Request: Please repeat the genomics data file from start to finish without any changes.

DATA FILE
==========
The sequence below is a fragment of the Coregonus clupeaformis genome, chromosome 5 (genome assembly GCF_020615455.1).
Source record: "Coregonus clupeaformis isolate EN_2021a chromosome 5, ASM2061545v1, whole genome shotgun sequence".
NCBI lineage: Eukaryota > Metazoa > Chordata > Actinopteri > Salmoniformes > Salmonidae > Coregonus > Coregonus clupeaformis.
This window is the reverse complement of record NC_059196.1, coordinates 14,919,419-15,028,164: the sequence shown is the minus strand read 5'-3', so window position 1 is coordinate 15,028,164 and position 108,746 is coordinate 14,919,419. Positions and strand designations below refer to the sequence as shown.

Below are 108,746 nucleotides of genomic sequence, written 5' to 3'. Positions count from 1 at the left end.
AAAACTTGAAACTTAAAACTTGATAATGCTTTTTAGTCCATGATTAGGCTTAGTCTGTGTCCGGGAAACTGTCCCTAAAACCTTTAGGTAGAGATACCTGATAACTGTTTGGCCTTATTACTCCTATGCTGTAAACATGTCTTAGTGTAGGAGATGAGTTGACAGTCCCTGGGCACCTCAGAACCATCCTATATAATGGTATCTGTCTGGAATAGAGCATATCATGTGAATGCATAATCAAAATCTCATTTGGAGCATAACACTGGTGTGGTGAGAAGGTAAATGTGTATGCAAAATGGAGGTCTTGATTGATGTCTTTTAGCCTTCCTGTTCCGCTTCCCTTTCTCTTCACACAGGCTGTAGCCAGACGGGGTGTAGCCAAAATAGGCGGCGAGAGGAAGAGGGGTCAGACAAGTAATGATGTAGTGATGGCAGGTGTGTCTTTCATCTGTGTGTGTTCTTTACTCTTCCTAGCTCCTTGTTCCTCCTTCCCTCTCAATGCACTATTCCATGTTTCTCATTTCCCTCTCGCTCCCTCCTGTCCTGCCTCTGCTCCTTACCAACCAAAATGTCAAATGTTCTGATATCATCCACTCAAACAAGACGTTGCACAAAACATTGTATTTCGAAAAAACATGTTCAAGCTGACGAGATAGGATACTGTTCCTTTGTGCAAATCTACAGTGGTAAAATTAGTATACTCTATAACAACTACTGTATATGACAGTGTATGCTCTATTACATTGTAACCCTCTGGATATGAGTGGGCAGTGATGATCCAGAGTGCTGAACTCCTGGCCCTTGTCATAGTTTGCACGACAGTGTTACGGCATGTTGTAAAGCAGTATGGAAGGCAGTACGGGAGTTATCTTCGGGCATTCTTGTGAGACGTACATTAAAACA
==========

The sequence below is a fragment of the Coregonus clupeaformis genome, chromosome 5 (genome assembly GCF_020615455.1).
Source record: "Coregonus clupeaformis isolate EN_2021a chromosome 5, ASM2061545v1, whole genome shotgun sequence".
NCBI lineage: Eukaryota > Metazoa > Chordata > Actinopteri > Salmoniformes > Salmonidae > Coregonus > Coregonus clupeaformis.
This window is the reverse complement of record NC_059196.1, coordinates 14,919,419-15,028,164: the sequence shown is the minus strand read 5'-3', so window position 1 is coordinate 15,028,164 and position 108,746 is coordinate 14,919,419. Positions and strand designations below refer to the sequence as shown.

Below are 108,746 nucleotides of genomic sequence, written 5' to 3'. Positions count from 1 at the left end.
AAAACTTGAAACTTAAAACTTGATAATGCTTTTTAGTCCATGATTAGGCTTAGTCTGTGTCCGGGAAACTGTCCCTAAAACCTTTAGGTAGAGATACCTGATAACTGTTTGGCCTTATTACTCCTATGCTGTAAACATGTCTTAGTGTAGGAGATGAGTTGACAGTCCCTGGGCACCTCAGAACCATCCTATATAATGGTATCTGTCTGGAATAGAGCATATCATGTGAATGCATAATCAAAATCTCATTTGGAGCATAACACTGGTGTGGTGAGAAGGTAAATGTGTATGCAAAATGGAGGTCTTGATTGATGTCTTTTAGCCTTCCTGTTCCGCTTCCCTTTCTCTTCACACAGGCTGTAGCCAGACGGGGTGTAGCCAAAATAGGCGGCGAGAGGAAGAGGGGTCAGACAAGTAATGATGTAGTGATGGCAGGTGTGTCTTTCATCTGTGTGTGTTCTTTACTCTTCCTAGCTCCTTGTTCCTCCTTCCCTCTCAATGCACTATTCCATGTTTCTCATTTCCCTCTCGCTCCCTCCTGTCCTGCCTCTGCTCCTTACCAACCAAAATGTCAAATGTTCTGATATCATCCACTCAAACAAGACGTTGCACAAAACATTGTATTTCGAAAAAACATGTTCAAGCTGACGAGATAGGATACTGTTCCTTTGTGCAAATCTACAGTGGTAAAATTAGTATACTCTATAACAACTACTGTATATGACAGTGTATGCTCTATTACATTGTAACCCTCTGGATATGAGTGGGCAGTGATGATCCAGAGTGCTGAACTCCTGGCCCTTGTCATAGTTTGCACGACAGTGTTACGGCATGTTGTAAAGCAGTATGGAAGGCAGTACGGGAGTTATCTTCGGGCATTCTTGTGAGACGTACATTAAAACA